One Piece has much in common with what keeps Dragon Ball moving through all its fights, and it far exceeds it. One Piece combines the adventuring aspects of the earlier stories and uses it throughout the series, making it one of the most compelling aspects. Where will the Straw Hats go next? The areas are always worth seeing and exploring, and Oda definitely has a talent for imagining worlds that top each other again and again. Both share the unfortunate plot device of holding back the Luffy/Goku fight to the end by necessity (because both are 100% confident they will win, for good reason), but otherwise there is a decent amount of variety to be seen in both. Fights fought on planks floating on the open ocean, inside golden temples, running around secret government facilities, or even on gigantic boats or islands, the setting does sometimes make all the difference, and the illustrations bring that out in One Piece. The variety of enemies helps, too, especially the way the characters have to conquer different devil fruit users every time. The devil fruit angle may seem like it could get tired, but it really doesn’t, simply because all the users are strange individuals that may be looking for the serious fight from Zoro or the novelty fight from Chopper, Usopp, or Nami. The types of people, from hardened pirates to revolutionaries to bandits to zombies, is really something, too. The adventuring, diversity of areas, the different devil fruit powers, and the variety of fights every time are really what keeps me coming back to One Piece.
And I would be remiss if I didn’t talk about Goku and Luffy. I was taken aback at first by how similar Luffy and Goku were. I mean, didn’t people notice that Luffy is almost exactly the same type of optimistic, silly, naive, I’ll-kick-your-ass-anyway type of character that Goku was? I do wonder if Oda was criticized for it early on, because they are very similar, and Goku was the most famous Shounen Jump hero of all time. Before Luffy. The dopey, naieve angle just isn’t well-suited for shounen manga in most cases, since you need your character to be a kind of shy or noble underdog that gains powers he didn’t know he had. Neither Goku nor Luffy are shy or humble, and their lack of common sense has the potential to lose them a lot of respect in the eye of the reader. I mean, you can’t have a stupid shounen hero, right? Goku is even more unusual, since he spent 18 or so volumes as a little kid and not the 14-18 year old of most SJ series (Luffy is this age in the first chapter too, to be fair, but only one chapter… and later, but all the sunshine in the world can’t make that flashback care-free). But Goku and Luffy have other qualities, such as the ability to boldly forge friendships in almost any situation, a kind of fearlessness when facing even nasty opponents, and a desire to be the Strongest Under the Heavens/Pirate King. The latter two are qualities that can be found in any shounen hero, but the last is usually an ambiguous goal to “do the right thing” in some sense (oddly, “Justice” is a rather negative theme in One Piece), and the second is usually tempered by some fear that winds up disappearing when a new ability is discovered mid-battle. Goku and Luffy always confront a new unconquerable foe head-on, with no doubt whatsoever that they will win. And it’s usually hard going, but they always do (or almost always… both have their bad moments). I know that’s being somewhat unkind to shounen manga in general, but these two series really do break the mold, and these two characters are two of the most unusual, and the best, you can find in the genre.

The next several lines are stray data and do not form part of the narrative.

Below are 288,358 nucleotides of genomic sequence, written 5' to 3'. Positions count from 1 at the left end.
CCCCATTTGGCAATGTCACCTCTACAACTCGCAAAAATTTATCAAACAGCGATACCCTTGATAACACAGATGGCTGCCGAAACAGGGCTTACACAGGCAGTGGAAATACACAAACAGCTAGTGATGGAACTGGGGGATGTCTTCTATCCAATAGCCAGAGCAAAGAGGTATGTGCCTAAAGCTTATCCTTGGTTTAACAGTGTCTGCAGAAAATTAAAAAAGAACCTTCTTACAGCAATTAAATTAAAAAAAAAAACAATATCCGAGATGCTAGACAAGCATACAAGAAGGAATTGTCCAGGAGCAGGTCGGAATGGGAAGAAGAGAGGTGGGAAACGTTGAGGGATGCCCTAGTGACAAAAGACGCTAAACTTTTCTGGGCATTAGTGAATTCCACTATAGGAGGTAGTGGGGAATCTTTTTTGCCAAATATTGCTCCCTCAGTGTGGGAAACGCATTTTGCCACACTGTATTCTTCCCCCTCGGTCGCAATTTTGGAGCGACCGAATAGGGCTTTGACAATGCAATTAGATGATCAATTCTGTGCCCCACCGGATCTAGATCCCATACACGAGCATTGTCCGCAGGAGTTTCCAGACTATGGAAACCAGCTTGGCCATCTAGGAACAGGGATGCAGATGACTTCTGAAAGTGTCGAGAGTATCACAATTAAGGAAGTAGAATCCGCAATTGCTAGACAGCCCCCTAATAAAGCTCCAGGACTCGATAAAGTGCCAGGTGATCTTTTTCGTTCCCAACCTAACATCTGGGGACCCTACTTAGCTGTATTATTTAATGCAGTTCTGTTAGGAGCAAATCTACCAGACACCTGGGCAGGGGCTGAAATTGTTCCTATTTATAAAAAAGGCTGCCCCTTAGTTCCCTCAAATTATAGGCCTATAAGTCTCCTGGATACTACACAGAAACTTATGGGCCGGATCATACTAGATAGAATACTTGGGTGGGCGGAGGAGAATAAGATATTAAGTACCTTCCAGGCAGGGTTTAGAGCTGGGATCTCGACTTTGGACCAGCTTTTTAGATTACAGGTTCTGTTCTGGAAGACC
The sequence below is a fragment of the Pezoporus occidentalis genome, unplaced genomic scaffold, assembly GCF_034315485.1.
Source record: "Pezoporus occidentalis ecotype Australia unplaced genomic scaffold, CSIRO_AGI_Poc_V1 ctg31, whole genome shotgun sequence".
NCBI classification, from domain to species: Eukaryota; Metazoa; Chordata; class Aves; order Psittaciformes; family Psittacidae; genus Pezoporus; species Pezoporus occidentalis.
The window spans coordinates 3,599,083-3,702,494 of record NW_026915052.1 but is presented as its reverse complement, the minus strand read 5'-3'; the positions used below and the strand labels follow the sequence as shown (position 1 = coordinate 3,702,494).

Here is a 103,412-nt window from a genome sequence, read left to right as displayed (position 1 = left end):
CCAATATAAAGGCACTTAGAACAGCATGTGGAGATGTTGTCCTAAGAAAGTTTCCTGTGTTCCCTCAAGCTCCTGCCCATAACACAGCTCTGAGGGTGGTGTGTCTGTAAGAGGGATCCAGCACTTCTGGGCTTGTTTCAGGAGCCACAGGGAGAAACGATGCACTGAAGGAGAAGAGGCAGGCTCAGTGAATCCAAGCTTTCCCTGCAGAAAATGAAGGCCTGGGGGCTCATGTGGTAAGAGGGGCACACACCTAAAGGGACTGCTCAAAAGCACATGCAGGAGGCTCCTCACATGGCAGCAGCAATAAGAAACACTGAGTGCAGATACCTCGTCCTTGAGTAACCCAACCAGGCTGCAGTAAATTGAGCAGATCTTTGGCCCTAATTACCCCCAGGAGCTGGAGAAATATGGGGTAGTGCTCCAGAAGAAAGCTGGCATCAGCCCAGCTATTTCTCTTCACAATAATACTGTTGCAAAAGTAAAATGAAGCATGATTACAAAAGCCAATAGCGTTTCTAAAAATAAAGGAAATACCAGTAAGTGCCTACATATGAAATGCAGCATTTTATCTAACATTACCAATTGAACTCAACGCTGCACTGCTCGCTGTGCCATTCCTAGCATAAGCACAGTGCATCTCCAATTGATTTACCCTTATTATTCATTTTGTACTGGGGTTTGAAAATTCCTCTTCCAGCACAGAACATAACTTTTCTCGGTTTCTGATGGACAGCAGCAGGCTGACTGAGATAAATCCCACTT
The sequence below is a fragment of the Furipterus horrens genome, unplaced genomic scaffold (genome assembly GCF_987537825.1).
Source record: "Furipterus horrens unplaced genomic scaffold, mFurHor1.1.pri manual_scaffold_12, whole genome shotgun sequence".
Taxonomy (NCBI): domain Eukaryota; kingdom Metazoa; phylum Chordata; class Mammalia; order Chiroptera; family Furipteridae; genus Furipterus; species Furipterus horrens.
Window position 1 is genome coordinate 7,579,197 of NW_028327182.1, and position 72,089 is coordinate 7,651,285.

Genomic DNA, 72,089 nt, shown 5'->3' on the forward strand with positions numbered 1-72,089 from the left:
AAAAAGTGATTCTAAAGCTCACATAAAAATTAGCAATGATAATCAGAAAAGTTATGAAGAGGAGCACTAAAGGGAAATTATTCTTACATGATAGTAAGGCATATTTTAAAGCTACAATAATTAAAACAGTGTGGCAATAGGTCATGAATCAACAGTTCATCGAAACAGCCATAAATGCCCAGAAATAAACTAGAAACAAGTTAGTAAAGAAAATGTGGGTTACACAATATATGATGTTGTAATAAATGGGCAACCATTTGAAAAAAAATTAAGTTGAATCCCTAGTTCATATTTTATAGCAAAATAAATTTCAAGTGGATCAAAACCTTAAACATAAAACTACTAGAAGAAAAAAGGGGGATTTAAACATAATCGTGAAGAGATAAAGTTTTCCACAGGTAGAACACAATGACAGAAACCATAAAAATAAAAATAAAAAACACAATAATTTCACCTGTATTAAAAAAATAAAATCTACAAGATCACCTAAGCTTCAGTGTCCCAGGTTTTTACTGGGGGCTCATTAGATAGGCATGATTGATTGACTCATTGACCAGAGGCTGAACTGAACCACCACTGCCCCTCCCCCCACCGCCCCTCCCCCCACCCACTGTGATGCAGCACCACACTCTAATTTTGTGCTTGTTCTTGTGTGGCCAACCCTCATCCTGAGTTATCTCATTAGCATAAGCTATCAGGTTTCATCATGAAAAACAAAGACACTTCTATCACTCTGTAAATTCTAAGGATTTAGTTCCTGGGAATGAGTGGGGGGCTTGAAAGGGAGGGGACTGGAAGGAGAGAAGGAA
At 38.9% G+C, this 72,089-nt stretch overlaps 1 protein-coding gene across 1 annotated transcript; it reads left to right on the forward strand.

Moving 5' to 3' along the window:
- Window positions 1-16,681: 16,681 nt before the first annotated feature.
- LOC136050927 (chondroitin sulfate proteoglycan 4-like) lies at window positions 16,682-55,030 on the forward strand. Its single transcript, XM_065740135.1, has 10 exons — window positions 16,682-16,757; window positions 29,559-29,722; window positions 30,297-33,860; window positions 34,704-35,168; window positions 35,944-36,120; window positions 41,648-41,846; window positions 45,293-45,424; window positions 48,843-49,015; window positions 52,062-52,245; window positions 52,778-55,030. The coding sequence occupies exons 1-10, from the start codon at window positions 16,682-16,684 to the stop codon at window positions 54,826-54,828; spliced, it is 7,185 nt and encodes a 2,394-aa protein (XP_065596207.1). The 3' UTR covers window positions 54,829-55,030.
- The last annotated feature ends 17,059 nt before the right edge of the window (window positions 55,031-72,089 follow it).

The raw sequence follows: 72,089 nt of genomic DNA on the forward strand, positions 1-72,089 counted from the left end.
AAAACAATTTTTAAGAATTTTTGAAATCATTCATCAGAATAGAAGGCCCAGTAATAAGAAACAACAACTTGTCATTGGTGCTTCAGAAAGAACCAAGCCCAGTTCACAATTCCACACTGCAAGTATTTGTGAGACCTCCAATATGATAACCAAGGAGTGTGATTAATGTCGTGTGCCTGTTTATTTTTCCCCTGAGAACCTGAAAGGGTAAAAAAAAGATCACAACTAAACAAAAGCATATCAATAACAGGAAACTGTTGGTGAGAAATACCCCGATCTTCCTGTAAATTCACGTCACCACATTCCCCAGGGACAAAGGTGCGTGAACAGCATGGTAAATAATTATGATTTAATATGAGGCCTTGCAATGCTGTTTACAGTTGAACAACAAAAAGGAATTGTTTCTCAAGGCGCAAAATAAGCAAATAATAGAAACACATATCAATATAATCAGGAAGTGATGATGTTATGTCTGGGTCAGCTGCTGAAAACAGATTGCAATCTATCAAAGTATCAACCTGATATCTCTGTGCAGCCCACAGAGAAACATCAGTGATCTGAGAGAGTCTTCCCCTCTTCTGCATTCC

Because of their naivete, Luffy and Goku also share an inherent hilarious sense of humor. Luffy seems to love life and takes in all the strangeness and jokes he can in his own incredibly goofy way, and Goku loves meeting new people and finding new techniques, usually adding his own silliness to the mix. Both character’s unusual outlook tint their encounters and make reading the series that much more fun. Interestingly, Goku’s naivete comes from growing up in the middle of the woods with no human contact, but Luffy’s seems almost… self-imposed.
At this point, I would say that One Piece has far surpassed Dragon Ball in terms of ambitiousness, plot, and just about everything else. But it’s interesting to see how much Oda took from growing up with Goku every week and how he made it completely his own. Fans of One Piece that haven’t had the pleasure of reading Dragon Ball really should go back for the new 3-in-1 omnibuses that have started coming out. It has a lot of the same flavor, and as I said, Dragon Ball tends to get a bad rap it doesn’t deserve, likely because it was the first manga/anime series that a lot of people heard of and just sounds inherently over-masculine and stuffed with too much fighting. I’m sure it’s aged, and again, One Piece does surpass it, but there’s still an awful lot of fun to be had there.